A Key Player

Tim DePriest, ARM
Managing Director
Gallagher, Glenside, Calif.

Years ago, Gallagher’s Tim DePriest asked John Maceri, executive director for The People Concern: Do you consult your broker before a renovation or program expansion?

“We talk with funders and attorneys, but I hadn’t thought of contacting our insurance broker for their input,” said Maceri.

DePriest wasn’t Maceri’s broker yet, but he left a lasting impression — now he offers sage advice to The People Concern.

“He knows the market and is great in analyzing it, providing good counsel on important things we might not have otherwise considered.”

Naomi Kageyama, director of risk management and special projects with Special Service for Groups, said, “There are few people in our industry that I can unequivocally say I trust, and Tim is one of them.

“In addition to helping us with our annual renewal, he personally comes out yearly to meet with our managers and educate them on our coverage.”

Another client, Kings View, needed to buy cyber liability insurance. As a behavioral and mental health facility, keeping digital records protected from cyber threat is an imperative.

DePriest negotiated competitive rates, quoting the facility at half of what Kings View was quoted by another broker.

On top of that, DePriest knows the mental health industry, which enables him to provide the best coverage for his client’s needs: “If I bring up a nuanced question related to the services we provide, Tim knows what I’m talking about,” said Jim Rodriguez, CFO, Kings View.

More from Risk & Insurance

More from Risk & Insurance

In the Fast-Paced World of Retail, This Risk Manager Strives to Mitigate Risks Proactively and Keep Senior Leaders Informed

Janine Kral works to identify and mitigate risks, building strong partnerships with leaders and ensuring they see her as support rather than a blocker. 
By: | October 29, 2018 • 4 min read

R&I: What was your first job?

My very first paid job was working on my uncle’s ranch in British Columbia in the summers. He had cattle, horses and grapes — an unusual combo. But my first real job out of college was as a multi-line claims adjuster at Liberty Mutual.

R&I: How did you come to work in risk management?

Right out of college I applied for a job that turned out to be a claims adjuster at Liberty Mutual. I accepted because they were offering six weeks of training in Southern California, and at the time that sounded really fun. I spent about three years at Liberty Mutual and then I spent a short period of time at a smaller regional insurance company that hired me to start a workers’ compensation claims administration program.

I was hired at Nordstrom as the Washington Region Risk Manager, which was my first job in risk management. When I started at Nordstrom, the risk management department had about five people, and over the years it has grown to about 75. I’ve been vice president for 11 years.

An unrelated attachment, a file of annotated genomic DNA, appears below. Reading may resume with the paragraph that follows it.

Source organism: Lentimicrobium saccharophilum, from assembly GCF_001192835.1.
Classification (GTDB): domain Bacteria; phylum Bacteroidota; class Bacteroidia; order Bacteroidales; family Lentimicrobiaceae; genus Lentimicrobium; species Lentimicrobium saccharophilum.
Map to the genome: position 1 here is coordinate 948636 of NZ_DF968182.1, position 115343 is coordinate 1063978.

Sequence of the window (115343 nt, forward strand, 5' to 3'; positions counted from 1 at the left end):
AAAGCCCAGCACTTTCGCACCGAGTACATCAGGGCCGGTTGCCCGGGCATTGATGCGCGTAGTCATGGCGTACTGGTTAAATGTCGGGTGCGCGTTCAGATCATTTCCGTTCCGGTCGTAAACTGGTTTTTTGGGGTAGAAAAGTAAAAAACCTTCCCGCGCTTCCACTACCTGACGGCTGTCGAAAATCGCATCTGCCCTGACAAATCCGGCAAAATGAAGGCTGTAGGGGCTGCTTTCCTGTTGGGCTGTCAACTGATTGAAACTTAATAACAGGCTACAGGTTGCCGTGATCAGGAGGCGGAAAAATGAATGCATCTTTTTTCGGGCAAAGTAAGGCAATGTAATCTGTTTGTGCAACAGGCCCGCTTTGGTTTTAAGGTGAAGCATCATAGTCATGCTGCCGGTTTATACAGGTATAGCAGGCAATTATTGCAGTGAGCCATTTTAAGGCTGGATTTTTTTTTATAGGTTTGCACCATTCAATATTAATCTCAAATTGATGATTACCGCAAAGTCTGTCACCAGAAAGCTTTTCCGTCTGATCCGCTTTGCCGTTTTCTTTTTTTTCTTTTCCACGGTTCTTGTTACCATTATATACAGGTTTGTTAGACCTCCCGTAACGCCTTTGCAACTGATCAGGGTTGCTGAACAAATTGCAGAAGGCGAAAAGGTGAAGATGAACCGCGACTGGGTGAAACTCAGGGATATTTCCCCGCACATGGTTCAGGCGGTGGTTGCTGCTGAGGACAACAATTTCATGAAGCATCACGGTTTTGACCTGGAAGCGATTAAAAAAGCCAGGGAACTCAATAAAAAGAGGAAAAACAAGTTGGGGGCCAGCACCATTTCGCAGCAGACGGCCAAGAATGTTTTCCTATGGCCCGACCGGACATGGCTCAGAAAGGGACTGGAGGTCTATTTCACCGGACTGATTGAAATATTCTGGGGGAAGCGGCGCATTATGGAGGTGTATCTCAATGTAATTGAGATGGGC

R&I: What’s been the biggest change in the risk management and insurance industry since you’ve been in it?

I would say that technology has probably been the biggest change. When I started many years ago, it was all paper and no RMIS.

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R&I: What risks does the retail industry face that are unique?

We deal with a lot of people — employees and customers. With physical brick and mortar settings, there are the unique exposures with people moving in and out in a public environment. And of course, with ecommerce, we have a lot of customer and employee data, which creates cyber risk — which is not necessarily a unique risk in today’s environment.

R&I: Can you describe your approach to working with senior leaders and front-line staff alike to further risk management initiatives?

It starts with keeping the pulse of what’s happening with the business. Retail moves really fast. In order to identify and mitigate risks proactively, we identify top risk areas and topics, and then we ensure that we have strong partnerships with the leaders responsible for those areas. Trust is critical, ensuring that leaders see us as a support rather than a blocker.

R&I: What role does technology play in your company’s approach to risk management?

Janine Kral, claims adjuster, Nordstrom

We have an internal risk management information system that all of our locations report events into — every type of incident is reported, whether insured or uninsured. Most of these events are managed internally by risk management, and our guidelines require that prevention be analyzed on each one. Having all event data in one system allows us to use the data for trending and also helps us better predict what may happen in the future, and who we need to work with to mitigate risks.

R&I: What advice might you give to students or other aspiring risk managers?

My son is a sophomore in college, and I tell him and his friends all the time not to rule out insurance as a career opportunity. My advice is to cast a wide net and do your homework. Research all the different types of opportunities. Read a lot — articles, industry magazines, LinkedIn. Be proactive and reach out to people you find interesting and ask them about their careers. Don’t be shy and wait for people and opportunities to come to you. Ask questions. Build networks. Be curious and keep an open mind.

R&I: What are your goals for the next five to 10 years of your career?

I have always been passionate about continuous improvement. I want to continue to find ways to add value to my company and to this industry.

R&I: What is your favorite book or movie?

My favorite book is Shantaram by Gregory David Roberts. It’s a true story about a man who was in prison in Australia after being convicted of armed robbery, and he escaped to India. While in India, he passed himself off as a doctor in a slum. It’s a really interesting story, because this is a convicted criminal who ends up helping others. I am not always successful in getting others to read the book because it’s 1,000 pages and definitely a commitment.

R&I: What’s the best restaurant you’ve ever eaten at?

Fiorella’s in Newton, Massachusetts. Great Italian food and a great overall experience.

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R&I: What is your favorite drink?

“Sister Carol.” I have no idea what is in it, and I can only get it at a local bar in Seattle. It’s green but it’s delicious.

R&I: What is the riskiest activity you ever engaged in?

Skydiving. Not tandem and without any sort of communication from the ground. Scary standing on a wing of a plane, but very peaceful once the chute opened, slowly floating down by myself.

R&I: If the world has a modern hero, who is it and why?

I can’t think of one individual person. For me, the real heroes are people who have a positive attitude in the face of adversity. People who are resilient no matter what life brings them.

R&I: What about this work do you find the most fulfilling or rewarding?

It’s rewarding to help solve problems and help people. I am proud of the support that my team provides others. &




Katie Dwyer is an associate editor at Risk & Insurance®. She can be reached at kdwyer@lrp.com.